"Managing expectations" is a skill that comes in handy when you're raising children.
Your child put a Macbook Pro on his wishlist to Santa? Time for a little elf to manage those expectations.
My son believes that hearing the chimes of an ice cream truck constitutes a binding contract. "No ice cream, bub, we're heading home for dinner." "But mama, I CAN HEAR THE TRUCK! That means I get ice cream!" Yep, time to manage my little negotiator's expectations.
And like many other parenting concepts, this is one that deserves to be turned around on us sometimes. (Like Time Outs. I firmly believe in putting myself in Time Out occasionally, until I can calm down and rejoin the family.)
The secret to getting out the door without losing your sanity = Managing Expectations. Your own.
Assume it will take you five hours to leave the house. From the moment you decide to leave the house with small children to the moment you walk away from the door (NOT returning 30 seconds later for backup binkies, sippy cups or one of the ten bags you packed for a one-hour outing), figure on about five hours.
Sound extreme? Perhaps it is. Perhaps you'll be pleasantly surprised to find that it only takes you an hour to get out the door. Look at all the time you saved! You're a marvel of parenting efficiency!
But some days, it will take you five hours to get out the door. Or it will feel like five hours. Those are the days when shoes mysteriously disappear from feet, the toddler unpacks the bags the moment you turn your back, you discover a concrete-like mix of milk and crushed Cheerios at the bottom of your backpack, no one is listening to you, the baby has a diaper blowout requiring total outfit change TWICE as you are heading out the door, and your keys end up hidden under the cow in a Fisher-Price play barn.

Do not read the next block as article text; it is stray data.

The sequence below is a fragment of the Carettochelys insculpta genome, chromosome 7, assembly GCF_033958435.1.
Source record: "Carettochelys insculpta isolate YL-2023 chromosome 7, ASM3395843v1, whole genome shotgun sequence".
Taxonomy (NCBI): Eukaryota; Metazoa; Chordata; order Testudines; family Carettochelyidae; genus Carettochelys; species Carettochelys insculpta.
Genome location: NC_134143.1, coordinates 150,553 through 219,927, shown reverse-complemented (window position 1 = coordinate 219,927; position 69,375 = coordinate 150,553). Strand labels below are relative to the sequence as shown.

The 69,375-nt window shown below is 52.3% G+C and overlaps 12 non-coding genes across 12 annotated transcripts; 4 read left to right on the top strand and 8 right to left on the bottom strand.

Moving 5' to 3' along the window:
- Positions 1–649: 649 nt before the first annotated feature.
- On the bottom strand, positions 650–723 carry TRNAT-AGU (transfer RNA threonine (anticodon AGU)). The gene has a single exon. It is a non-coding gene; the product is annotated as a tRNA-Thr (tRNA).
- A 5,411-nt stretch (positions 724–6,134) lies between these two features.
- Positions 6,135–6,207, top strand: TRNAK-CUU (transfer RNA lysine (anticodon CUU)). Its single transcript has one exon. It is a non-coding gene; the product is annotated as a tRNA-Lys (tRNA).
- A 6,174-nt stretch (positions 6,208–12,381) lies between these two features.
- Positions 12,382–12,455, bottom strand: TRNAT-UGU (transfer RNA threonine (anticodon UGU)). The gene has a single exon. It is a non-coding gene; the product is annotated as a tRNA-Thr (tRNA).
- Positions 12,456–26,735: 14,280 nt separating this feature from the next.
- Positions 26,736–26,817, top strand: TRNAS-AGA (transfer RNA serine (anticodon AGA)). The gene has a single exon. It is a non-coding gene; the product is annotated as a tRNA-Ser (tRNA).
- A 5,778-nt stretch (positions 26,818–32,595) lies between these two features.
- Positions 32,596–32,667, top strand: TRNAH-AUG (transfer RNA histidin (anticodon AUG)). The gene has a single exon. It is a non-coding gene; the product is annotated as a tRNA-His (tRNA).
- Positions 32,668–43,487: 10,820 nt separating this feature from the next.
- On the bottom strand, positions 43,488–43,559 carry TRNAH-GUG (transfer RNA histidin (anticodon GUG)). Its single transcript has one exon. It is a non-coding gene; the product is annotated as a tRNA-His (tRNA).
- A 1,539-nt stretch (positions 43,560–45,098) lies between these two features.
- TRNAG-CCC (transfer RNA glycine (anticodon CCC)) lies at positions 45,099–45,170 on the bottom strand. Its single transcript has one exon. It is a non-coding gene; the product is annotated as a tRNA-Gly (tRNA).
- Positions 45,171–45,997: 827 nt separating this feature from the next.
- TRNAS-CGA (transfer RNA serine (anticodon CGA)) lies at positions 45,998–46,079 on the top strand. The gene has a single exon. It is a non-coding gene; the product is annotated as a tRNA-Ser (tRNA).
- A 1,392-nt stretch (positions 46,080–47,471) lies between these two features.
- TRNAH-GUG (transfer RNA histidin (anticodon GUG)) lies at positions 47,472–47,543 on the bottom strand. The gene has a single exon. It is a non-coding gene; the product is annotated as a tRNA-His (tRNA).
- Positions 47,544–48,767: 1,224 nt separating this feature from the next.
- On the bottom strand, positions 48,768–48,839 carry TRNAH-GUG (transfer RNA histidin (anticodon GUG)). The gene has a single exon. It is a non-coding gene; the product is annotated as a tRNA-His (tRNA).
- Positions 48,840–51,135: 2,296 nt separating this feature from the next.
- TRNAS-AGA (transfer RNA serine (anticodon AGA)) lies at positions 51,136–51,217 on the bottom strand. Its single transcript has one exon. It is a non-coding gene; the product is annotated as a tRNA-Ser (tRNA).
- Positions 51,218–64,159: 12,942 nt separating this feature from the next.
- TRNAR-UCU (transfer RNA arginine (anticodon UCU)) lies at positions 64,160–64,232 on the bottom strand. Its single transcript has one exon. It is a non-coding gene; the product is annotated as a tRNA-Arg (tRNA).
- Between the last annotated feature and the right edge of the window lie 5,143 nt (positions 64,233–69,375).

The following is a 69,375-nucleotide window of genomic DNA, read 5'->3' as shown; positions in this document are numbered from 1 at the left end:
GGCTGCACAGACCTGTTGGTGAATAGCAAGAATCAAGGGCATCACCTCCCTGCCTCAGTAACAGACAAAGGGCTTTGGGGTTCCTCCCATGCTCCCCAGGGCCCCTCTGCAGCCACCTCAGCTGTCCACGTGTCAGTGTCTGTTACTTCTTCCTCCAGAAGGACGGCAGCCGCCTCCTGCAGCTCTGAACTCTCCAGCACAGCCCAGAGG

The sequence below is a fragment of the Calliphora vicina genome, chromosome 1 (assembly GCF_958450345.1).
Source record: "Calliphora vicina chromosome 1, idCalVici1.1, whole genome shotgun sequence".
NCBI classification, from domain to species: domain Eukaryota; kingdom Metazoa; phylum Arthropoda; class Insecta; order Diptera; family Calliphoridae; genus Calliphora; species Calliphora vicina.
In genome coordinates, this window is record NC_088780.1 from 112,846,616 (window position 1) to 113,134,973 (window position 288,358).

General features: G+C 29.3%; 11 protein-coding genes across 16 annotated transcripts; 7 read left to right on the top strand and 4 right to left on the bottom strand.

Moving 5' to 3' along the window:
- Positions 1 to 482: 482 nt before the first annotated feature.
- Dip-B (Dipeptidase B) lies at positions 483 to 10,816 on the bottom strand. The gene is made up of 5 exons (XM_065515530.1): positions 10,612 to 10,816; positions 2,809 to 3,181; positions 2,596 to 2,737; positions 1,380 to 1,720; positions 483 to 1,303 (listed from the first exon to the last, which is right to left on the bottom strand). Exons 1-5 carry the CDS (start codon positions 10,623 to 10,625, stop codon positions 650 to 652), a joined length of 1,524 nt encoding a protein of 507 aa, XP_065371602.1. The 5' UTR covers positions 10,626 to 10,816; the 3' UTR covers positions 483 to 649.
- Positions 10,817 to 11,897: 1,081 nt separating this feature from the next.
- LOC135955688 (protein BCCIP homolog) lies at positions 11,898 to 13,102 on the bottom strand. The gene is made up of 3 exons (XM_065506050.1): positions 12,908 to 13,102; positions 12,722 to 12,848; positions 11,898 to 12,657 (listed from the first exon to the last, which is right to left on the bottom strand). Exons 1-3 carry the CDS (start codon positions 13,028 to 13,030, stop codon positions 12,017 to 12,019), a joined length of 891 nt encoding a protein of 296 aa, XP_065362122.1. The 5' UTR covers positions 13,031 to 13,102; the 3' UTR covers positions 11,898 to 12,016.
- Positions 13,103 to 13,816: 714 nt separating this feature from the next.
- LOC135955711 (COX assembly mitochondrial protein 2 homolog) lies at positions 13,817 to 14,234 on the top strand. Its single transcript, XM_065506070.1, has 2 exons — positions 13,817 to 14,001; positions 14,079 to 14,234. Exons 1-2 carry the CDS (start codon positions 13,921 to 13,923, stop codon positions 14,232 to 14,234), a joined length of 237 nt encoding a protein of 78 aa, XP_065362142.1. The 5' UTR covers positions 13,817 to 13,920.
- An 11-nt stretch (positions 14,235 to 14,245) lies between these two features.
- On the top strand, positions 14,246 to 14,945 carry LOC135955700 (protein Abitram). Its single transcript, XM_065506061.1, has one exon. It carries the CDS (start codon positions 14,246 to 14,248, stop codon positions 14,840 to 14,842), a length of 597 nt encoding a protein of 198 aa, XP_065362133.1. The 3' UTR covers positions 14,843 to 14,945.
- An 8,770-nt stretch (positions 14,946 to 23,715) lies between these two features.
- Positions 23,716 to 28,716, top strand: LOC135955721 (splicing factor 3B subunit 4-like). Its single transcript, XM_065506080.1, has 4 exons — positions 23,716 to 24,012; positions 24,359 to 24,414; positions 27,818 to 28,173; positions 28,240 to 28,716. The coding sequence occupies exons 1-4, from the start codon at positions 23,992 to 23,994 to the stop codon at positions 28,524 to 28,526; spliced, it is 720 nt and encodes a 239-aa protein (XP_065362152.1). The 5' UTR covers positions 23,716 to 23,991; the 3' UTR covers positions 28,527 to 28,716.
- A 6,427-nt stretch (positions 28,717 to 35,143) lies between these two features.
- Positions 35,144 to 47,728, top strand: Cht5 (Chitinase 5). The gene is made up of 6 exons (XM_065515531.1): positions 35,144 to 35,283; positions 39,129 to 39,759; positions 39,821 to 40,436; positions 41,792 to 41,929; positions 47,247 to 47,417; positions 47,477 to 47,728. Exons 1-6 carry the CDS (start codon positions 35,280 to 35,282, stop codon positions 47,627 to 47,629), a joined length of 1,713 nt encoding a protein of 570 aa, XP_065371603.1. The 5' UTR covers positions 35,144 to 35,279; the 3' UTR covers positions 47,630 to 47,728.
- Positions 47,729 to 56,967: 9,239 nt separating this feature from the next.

This is when the rage can hit, if you're not careful. The rage will have you screaming things like "EVERYBODY GET YOUR @*$%^#! SHOES ON NOW!" You'll sound like a drill sergeant trying to get new recruits over the wall: "I do not care what your damage is, soldier! Now MOVE! Go go go go!" You'll even yell at the dog, who will look at you with approximately the same level of comprehension as your children. "Shoes, mother?" their innocent expressions ask. "What are these things you speak of called 'shoes,' pray tell? Why are you screaming? Are there snacks in that bag?" They will ask the last question out loud.
Take a deep breath. Five hours. That's how long it takes the average person to get out of the house with small children. It's a real statistic, one that I just made up, but still, it has a number in it so you know it's true. If you simply manage your expectations and give in to the reality of the time-sucking vortex that is preparing to leave the house with children, you'll be in no hurry, and thus have no stress. And if your children end up leaving the house without shoes? What the heck, it's summer. Tell people you've got a "Hobbit" theme going on. Then put yourself in a time out.